First Meeting of the Commission
Geneva, 26 January 2011 - Solid information on births, deaths and causes of death as well as a mechanism to monitor resources committed to improve the health of women and children are at the core of the work of a group of international leaders who met for the first time at WHO in Geneva.
The new time-limited UN Commission on Information and Accountability for Women's and Children's Health will create a framework to monitor global financial commitments for maternal, newborn and child health and ensure resources save as many lives as possible. The Commissioners agreed to make recommendations for an accountability framework that includes an action plan to strengthen countries' ability to collect essential data and reduce the demands for information and reporting, and improved mechanisms to report on financial resources.
In detail, the framework is expected to track results and resource flows at global and country levels. The Commissioners will identify a core set of indicators and measurement needs for women's and children's health, propose steps to improve health information and registration of vital events - births and deaths - in low income countries and explore how information technology can improve data collection and access to reliable information on investments and outcomes. A full report on the first meeting will be published shortly. The Commission will finalize its report in May 2011.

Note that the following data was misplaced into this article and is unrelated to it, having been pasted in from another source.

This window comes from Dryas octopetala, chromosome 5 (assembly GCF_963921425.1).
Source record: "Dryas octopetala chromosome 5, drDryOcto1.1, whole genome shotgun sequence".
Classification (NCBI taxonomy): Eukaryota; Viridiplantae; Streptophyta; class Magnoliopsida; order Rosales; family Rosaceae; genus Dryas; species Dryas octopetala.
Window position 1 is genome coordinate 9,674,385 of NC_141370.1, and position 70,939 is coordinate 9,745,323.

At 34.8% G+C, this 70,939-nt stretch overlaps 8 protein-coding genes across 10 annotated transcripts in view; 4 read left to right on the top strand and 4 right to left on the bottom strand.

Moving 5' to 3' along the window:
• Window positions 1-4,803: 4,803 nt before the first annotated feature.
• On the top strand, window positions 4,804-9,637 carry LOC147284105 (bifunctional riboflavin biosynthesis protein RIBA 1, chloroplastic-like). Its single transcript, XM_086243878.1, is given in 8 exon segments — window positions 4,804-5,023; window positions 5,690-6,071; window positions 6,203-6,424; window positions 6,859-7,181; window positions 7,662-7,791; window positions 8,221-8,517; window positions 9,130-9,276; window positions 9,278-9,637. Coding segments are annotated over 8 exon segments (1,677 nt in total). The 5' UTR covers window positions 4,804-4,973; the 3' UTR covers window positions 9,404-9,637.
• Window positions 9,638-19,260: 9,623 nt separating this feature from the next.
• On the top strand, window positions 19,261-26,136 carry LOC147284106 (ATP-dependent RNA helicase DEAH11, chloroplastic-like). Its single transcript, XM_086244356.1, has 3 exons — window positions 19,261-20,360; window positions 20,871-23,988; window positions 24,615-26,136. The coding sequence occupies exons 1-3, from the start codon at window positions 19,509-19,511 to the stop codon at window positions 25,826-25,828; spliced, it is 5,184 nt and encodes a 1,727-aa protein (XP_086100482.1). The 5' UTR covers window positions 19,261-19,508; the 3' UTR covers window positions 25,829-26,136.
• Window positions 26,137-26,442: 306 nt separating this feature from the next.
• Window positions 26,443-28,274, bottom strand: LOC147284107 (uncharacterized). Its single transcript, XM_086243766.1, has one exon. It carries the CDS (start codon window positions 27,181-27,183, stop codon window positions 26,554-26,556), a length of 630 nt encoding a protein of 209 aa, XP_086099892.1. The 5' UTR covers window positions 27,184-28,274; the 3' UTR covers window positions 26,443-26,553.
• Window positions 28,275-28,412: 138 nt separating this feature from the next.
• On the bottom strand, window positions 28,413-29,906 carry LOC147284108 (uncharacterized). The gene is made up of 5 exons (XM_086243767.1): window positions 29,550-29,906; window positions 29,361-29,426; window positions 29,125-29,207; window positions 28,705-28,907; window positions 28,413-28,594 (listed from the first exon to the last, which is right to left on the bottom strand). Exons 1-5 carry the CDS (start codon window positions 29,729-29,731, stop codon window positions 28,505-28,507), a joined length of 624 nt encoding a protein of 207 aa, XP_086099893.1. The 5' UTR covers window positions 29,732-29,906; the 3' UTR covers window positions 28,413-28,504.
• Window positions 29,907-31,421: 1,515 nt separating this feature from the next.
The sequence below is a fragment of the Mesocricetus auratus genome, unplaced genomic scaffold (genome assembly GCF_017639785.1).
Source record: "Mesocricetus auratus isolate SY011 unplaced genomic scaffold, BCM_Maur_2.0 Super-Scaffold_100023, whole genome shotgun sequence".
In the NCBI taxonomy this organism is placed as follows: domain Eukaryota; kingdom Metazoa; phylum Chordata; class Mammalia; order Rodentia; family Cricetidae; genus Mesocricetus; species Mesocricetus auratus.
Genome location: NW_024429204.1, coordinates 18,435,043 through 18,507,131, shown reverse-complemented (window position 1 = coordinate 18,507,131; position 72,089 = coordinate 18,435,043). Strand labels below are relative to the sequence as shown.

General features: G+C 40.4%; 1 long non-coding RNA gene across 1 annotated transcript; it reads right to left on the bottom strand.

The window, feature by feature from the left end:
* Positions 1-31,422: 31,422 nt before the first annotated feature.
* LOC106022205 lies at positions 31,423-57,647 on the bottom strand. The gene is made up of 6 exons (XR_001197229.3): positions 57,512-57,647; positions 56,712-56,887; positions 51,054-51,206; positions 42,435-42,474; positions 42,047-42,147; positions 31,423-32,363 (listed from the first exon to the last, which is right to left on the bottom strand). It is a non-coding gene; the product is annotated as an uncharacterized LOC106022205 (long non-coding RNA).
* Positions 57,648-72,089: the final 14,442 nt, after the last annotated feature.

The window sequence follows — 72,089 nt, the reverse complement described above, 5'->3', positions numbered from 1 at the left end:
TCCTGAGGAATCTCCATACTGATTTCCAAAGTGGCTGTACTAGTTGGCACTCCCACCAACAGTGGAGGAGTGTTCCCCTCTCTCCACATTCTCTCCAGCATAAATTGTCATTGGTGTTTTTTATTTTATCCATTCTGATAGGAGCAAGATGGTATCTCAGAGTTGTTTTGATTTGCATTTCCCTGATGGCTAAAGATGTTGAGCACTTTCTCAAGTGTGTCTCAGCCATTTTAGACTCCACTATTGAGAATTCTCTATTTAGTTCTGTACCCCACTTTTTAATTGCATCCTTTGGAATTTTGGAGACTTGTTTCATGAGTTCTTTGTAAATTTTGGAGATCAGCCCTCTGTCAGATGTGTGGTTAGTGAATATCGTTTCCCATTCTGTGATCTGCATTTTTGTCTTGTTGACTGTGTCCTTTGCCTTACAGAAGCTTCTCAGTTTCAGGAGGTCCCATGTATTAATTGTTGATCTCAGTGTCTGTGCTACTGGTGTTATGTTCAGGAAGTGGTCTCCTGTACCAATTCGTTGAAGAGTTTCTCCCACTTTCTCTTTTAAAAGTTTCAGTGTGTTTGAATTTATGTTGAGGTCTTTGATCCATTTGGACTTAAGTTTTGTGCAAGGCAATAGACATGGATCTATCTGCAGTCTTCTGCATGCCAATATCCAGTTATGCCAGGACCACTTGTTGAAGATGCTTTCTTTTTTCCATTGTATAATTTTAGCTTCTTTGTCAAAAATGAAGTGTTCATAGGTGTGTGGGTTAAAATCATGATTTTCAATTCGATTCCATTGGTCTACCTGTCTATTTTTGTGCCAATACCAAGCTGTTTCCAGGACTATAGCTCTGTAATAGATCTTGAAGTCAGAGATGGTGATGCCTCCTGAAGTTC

"The world's women and children need more than pledges," UN Secretary-General Ban Ki-moon told reporters prior to the first meeting of the Commission. He stressed that accountability is crucial to his Global Strategy for Women's and Children's Health.
President Jakaya Kikwete of Tanzania, one of the Co-Chairs of the Commission, described the scope of the challenge ahead when he pointed out that Africa has just 12 percent of the global population, but accounts for half of all maternal deaths and half the deaths of children under five.
Prime Minister Stephen Harper from Canada, the other Co-Chair, emphasized that the agreement on accountability was essential "to ensure the respect of commitments made, that the resources are spent accordingly and the desired results achieved."
WHO's Director-General, Dr Margaret Chan, explained that currently, many countries in the developing world do not have well-developed civil registration systems. "For true accountability," she emphasized, "we must be able to count every birth and every death. Countries need to know how many people are born and die each year – and why they are dying. "
The Secretary-General of the International Telecommunication Union, Dr Hamadoun Touré, said that digital technologies can bring enormous benefits to information collection, dissemination and sharing. He pointed out that "healthcare for all" could only be delivered "through cooperation and partnership between the technology and healthcare sectors."